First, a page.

Prototyping Tools

Guest post by David Grover


With the demand for web designers and mobile developers dramatically increasing in recent times, people who currently work in the industries are seeing an influx of work. In order to handle the demand, it’s important to be as efficient as possible when creating mockups for clients. The more time you spend on the mockup, the longer it takes to complete the final product. Prototyping tools are necessary for streamlining the mockup process. Every job requires a different kind of prototyping software, and there’s one out there that will suit your needs.

1. Justinmind

There’s nothing that Justinmind can’t do, and that is the basis of its appeal. A lot of prototyping tools focus on specific aspects of a mockup, where Justinmind devotes its capabilities to a full array of design. Just about every Widget you’d need to use comes preloaded with Justinmind, and you can expand that widget library even further with the widget packs they offer on their website. It’s slightly complicated to use, so beginners may have a difficult time navigating the interface. Once you’ve mastered it, you won’t want to live without it.

2. Pixate

Pixate is a Google product, so you can expect a high quality standard with this prototyping program. Since Pixate employs a lot of drag and drop processes for design, it’s simple enough to place features exactly where you want them to go. It’s also great for beginners, as Google offers a massive help guide, filled with video tutorials that explain things down to the smallest detail. If you don’t have a lot of experience working with prototypers, Pixate is one of the best places to start.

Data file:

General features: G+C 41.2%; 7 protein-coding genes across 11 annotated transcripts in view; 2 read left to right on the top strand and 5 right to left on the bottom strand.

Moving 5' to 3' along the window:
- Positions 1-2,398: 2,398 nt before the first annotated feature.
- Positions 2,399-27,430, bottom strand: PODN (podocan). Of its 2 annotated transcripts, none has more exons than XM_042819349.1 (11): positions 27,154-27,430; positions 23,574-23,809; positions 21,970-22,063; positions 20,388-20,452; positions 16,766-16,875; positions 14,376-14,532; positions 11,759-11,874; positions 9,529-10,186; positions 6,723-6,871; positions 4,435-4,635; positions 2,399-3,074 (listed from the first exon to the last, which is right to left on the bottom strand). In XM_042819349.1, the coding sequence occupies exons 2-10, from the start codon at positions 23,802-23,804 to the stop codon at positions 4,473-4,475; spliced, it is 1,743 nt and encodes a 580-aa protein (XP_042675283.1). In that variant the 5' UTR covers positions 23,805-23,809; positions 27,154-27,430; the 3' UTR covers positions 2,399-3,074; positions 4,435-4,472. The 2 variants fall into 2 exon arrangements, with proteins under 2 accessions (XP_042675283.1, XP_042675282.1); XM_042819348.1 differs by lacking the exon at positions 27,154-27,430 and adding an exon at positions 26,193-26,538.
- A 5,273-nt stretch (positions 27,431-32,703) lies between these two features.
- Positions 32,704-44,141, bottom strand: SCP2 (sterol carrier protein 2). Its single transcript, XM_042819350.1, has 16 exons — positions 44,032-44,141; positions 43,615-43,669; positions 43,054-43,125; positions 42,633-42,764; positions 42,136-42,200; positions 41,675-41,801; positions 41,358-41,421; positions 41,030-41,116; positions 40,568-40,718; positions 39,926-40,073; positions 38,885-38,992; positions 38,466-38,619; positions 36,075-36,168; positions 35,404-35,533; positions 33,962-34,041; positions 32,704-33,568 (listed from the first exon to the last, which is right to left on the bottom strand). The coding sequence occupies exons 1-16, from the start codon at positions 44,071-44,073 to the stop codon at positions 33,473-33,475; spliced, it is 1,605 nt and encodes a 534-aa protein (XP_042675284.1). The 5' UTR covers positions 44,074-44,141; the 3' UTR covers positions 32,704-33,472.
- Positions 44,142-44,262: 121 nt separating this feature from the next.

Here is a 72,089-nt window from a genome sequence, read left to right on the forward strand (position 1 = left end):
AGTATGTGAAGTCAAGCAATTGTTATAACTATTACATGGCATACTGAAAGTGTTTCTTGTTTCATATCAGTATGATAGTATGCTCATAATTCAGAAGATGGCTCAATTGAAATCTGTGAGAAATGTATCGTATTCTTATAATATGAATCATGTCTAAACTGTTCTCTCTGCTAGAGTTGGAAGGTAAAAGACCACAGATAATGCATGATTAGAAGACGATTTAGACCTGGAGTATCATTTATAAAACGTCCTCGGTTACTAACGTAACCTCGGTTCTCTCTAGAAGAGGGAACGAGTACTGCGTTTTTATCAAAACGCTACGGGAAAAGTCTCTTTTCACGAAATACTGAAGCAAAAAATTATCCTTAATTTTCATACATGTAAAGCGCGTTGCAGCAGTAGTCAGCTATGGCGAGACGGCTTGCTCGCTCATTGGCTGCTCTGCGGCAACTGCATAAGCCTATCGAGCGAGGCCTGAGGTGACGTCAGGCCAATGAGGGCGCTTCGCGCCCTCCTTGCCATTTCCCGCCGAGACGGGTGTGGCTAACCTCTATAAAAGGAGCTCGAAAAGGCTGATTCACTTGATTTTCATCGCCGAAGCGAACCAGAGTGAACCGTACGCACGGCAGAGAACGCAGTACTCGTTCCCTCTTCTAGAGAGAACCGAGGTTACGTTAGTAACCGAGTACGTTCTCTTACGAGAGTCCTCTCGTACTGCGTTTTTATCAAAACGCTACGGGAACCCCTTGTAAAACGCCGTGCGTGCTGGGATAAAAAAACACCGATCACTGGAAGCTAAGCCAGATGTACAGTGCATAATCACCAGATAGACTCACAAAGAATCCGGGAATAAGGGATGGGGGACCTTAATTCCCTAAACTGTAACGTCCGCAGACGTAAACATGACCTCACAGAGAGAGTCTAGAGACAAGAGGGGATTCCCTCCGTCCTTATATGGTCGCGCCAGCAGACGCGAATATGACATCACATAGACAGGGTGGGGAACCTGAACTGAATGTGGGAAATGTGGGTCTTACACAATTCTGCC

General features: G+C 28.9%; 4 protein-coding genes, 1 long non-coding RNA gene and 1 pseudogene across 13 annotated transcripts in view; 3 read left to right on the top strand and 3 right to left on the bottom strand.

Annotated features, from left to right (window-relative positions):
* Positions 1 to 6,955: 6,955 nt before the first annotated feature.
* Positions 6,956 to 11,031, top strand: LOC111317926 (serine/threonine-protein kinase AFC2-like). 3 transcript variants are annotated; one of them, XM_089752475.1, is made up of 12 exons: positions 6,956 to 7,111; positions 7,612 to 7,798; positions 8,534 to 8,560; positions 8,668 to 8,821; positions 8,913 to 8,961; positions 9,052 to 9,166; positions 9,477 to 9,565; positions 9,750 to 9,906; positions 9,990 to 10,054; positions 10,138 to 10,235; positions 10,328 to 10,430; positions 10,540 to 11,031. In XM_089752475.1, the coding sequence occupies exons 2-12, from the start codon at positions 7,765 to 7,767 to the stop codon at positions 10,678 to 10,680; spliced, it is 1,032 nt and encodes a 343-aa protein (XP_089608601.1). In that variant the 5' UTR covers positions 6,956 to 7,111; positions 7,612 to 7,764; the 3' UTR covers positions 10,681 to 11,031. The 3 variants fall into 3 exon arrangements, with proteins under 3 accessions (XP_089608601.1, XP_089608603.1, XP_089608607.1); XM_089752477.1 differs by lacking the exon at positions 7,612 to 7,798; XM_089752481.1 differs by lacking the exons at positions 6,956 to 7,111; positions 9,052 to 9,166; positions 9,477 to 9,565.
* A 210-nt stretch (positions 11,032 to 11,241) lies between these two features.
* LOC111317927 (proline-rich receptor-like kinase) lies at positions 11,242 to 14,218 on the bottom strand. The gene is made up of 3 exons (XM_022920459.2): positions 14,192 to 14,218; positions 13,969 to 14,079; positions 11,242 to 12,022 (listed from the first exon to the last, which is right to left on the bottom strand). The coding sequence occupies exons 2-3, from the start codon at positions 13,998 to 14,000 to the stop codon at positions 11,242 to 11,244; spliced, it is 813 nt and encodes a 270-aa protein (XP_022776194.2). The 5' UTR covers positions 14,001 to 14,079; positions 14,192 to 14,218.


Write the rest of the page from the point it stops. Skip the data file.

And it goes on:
3. InVision

InVision is great for web based prototyping, but it really shines with its mobile prototyping options. If you’re working with iOS or Android, you can create some of the most comprehensive mockups possible with this tool. You’re able to add in swipes and taps, allowing you to fully test your design’s mobile functionality. This tool also comes with a lot of functional extras, such as Photoshop plugins that help users work between programs with perfect synchronicity. With InVision, you’ll be able to collaborate in real time with others working on your project with screen sharing and a live chat.

4. Origami

Instagram was mocked up with Origami. Many popular apps were born through the help of this prototyping software, and there’s no reason your next app can’t join that list. Many prototyping tools won’t allow you to export workable code, but Origami will. This allows developers to save time and money getting their apps off the ground. The only downside to Origami is that it’s harder to share or collaborate across devices. Instead, you’ll have to implement the code samples into your unfinished app to share your progress with other teammates.

5. Marvel

Marvel is browser based, and this means a lot for collaboration. You’ll be able to use this tool in conjunction with Google Drive or Dropbox, making a cooperative exchange quick and simple. Though its suite of options isn’t as comprehensive as other programs, it’s the perfect tool to use for mockups of bare-bones programs or very basic interfaces. If you’ve never made a mockup in your life, you’ll find that Marvel is so intuitive to work with that you may not even need to refer to the tutorials or guides. If time is of the essence and you’re able to efficiently communicate your vision without a comprehensive mockup, Marvel keeps things unbelievably easy.

No matter your skill level or your current project, a great prototyping tool exists for you. Use one or use several, depending on what you’re trying to accomplish.

David Grover is a Communications Manager at Timeo, a useful tool for businesses in the UK. He’s also a freelance career coach, who’s always eager to share his experience. In his free time he enjoys traveling.